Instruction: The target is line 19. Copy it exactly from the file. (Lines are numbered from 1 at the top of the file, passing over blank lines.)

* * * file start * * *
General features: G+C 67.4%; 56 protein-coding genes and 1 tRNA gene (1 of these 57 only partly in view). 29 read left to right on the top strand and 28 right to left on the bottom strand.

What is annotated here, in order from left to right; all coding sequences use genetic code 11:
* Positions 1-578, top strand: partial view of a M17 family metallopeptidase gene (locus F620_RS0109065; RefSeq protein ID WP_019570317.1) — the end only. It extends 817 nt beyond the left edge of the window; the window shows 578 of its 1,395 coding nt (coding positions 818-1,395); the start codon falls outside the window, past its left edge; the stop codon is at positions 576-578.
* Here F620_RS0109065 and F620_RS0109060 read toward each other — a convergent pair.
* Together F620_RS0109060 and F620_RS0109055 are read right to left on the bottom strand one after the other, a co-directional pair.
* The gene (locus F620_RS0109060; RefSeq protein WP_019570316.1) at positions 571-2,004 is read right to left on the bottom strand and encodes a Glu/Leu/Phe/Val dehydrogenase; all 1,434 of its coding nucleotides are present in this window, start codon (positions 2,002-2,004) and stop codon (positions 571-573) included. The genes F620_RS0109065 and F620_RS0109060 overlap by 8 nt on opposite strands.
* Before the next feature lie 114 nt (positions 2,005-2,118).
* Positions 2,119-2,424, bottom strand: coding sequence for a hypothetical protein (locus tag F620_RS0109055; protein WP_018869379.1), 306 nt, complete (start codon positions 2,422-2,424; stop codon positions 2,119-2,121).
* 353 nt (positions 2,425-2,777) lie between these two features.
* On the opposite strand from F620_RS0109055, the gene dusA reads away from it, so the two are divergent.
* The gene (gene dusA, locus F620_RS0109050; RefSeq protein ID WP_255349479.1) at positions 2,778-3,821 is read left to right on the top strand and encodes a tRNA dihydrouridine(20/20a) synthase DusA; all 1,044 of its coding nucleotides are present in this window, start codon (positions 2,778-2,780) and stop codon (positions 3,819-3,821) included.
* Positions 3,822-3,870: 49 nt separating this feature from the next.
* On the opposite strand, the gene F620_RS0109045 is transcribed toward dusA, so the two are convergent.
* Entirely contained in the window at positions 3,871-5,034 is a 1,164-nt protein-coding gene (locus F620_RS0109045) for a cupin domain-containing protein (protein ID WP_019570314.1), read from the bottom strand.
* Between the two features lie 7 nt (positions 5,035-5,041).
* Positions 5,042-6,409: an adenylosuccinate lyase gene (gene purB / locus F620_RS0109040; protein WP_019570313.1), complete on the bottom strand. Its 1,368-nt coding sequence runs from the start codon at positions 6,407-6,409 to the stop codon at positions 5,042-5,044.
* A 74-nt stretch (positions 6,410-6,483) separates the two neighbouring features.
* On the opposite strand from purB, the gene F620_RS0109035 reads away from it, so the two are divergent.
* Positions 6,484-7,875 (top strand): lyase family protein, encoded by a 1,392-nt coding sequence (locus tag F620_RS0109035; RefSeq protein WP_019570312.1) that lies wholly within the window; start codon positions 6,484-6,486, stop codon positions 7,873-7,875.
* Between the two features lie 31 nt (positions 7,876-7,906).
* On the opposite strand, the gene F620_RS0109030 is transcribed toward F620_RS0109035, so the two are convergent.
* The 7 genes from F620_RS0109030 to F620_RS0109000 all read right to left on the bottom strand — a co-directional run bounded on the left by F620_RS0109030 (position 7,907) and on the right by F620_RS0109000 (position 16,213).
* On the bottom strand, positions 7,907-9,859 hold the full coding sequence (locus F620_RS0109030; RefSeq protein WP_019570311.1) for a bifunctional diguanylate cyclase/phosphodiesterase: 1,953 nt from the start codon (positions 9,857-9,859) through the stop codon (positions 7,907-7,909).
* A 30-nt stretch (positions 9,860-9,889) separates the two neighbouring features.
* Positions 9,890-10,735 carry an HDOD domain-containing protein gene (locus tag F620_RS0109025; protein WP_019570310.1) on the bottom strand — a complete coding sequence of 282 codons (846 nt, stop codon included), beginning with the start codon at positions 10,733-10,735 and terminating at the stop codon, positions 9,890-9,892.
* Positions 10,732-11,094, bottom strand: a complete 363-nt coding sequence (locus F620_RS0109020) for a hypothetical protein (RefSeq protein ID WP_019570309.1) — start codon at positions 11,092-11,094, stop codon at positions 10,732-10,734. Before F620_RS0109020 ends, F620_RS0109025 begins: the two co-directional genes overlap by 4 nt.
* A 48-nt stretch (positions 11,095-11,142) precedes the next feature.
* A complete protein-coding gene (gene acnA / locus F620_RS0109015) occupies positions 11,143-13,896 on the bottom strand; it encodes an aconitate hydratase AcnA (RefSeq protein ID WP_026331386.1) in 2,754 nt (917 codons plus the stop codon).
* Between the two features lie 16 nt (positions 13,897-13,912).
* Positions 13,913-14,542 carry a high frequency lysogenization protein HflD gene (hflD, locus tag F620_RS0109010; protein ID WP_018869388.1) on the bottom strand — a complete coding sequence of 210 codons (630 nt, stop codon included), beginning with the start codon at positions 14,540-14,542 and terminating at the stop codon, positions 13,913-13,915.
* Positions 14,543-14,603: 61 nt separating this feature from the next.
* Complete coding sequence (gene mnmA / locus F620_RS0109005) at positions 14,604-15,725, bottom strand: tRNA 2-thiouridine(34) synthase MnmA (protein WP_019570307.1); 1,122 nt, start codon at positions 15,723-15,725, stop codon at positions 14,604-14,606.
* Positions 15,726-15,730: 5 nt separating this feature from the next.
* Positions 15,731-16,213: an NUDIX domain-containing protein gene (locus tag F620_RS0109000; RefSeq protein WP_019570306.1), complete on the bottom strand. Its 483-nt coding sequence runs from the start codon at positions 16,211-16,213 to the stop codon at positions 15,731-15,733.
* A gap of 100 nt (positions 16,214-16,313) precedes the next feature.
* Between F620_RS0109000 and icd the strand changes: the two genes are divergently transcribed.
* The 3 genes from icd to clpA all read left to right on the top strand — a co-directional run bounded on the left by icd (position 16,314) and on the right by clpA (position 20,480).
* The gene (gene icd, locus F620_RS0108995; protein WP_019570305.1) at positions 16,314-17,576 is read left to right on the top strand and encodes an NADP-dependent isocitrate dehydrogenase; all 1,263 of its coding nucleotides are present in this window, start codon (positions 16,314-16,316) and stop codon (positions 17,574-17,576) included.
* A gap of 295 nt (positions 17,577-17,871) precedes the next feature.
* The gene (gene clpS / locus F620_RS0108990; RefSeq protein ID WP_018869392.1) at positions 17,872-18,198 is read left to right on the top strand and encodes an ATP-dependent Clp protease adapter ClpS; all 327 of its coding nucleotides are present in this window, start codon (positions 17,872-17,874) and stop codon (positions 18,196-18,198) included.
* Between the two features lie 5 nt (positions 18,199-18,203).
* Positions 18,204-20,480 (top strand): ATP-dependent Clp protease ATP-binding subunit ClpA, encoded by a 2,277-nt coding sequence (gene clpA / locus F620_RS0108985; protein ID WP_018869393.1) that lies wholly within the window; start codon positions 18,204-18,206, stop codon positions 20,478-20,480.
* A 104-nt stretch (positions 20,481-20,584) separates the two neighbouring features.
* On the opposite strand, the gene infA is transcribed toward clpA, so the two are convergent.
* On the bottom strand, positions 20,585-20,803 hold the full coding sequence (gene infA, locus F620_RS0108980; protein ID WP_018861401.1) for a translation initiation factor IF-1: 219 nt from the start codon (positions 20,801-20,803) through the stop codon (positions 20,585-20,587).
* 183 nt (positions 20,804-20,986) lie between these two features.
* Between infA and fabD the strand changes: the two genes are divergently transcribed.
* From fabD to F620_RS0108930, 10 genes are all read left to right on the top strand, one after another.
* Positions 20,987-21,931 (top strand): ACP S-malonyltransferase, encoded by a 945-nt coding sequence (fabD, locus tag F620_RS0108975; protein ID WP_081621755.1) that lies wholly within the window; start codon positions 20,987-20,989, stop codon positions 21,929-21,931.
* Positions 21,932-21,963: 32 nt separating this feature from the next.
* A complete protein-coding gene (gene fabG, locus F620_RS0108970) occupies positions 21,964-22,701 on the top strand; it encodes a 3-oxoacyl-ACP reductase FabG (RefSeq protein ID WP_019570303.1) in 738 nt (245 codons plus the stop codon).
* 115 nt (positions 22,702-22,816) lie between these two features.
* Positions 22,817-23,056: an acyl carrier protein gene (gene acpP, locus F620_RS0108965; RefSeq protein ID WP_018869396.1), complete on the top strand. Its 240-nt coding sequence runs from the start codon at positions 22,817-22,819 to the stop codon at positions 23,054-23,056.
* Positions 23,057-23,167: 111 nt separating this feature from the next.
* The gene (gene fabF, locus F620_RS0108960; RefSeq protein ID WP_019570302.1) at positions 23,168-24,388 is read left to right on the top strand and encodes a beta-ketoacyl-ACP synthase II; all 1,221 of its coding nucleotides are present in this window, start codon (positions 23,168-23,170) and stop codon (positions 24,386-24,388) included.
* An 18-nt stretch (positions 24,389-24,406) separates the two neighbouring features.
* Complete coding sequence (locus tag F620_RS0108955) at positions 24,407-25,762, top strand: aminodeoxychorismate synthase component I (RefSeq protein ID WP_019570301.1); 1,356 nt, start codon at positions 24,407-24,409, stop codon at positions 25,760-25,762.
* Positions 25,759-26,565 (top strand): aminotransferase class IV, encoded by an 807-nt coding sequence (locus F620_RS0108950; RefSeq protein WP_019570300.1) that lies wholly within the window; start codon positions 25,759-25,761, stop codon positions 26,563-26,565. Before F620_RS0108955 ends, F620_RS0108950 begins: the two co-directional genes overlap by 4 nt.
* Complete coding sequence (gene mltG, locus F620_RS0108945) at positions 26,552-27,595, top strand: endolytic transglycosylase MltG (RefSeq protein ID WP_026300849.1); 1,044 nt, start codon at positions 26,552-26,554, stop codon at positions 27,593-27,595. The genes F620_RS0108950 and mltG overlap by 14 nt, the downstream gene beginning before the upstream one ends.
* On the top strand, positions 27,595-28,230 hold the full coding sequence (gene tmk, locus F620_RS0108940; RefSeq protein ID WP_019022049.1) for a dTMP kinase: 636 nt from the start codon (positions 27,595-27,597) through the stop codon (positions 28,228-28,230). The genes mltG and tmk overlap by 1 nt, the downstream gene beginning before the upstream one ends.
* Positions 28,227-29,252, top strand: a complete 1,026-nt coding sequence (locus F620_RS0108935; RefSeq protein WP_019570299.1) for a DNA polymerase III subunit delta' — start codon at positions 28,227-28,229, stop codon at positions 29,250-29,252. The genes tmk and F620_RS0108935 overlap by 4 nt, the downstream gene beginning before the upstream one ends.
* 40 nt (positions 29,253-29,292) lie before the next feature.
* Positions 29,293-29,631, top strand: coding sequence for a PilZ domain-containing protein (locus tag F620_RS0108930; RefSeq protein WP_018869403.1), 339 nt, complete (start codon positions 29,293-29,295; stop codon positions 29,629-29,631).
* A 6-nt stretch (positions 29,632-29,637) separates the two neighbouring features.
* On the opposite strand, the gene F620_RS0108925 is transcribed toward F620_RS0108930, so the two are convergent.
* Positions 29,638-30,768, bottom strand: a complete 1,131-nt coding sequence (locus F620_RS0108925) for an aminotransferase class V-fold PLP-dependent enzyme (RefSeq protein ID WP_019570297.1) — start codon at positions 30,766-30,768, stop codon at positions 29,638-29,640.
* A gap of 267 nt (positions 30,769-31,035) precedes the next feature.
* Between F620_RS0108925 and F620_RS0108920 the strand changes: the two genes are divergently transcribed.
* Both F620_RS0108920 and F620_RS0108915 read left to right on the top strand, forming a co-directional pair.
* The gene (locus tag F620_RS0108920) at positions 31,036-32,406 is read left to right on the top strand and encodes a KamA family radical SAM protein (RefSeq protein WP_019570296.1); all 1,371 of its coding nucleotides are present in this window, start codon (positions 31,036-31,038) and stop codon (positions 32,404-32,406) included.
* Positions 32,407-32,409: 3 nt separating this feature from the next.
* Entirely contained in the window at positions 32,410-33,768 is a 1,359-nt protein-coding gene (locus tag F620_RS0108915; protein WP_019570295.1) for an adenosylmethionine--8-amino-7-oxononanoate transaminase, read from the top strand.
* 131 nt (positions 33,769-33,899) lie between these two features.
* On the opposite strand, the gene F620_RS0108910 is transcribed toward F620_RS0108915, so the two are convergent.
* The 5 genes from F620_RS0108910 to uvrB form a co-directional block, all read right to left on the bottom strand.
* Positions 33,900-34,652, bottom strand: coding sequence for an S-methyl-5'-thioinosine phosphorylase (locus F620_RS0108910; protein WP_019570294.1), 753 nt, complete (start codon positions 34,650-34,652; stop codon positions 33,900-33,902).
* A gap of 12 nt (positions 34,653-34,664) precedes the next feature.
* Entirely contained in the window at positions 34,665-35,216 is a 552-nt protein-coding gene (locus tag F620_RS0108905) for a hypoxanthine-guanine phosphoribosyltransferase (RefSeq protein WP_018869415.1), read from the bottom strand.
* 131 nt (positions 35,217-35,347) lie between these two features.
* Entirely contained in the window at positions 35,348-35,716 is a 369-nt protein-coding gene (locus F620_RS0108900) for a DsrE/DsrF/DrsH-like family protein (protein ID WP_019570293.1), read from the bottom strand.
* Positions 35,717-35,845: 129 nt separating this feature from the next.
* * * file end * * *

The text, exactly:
* Positions 6,484-7,875 (top strand): lyase family protein, encoded by a 1,392-nt coding sequence (locus tag F620_RS0109035; RefSeq protein WP_019570312.1) that lies wholly within the window; start codon positions 6,484-6,486, stop codon positions 7,873-7,875.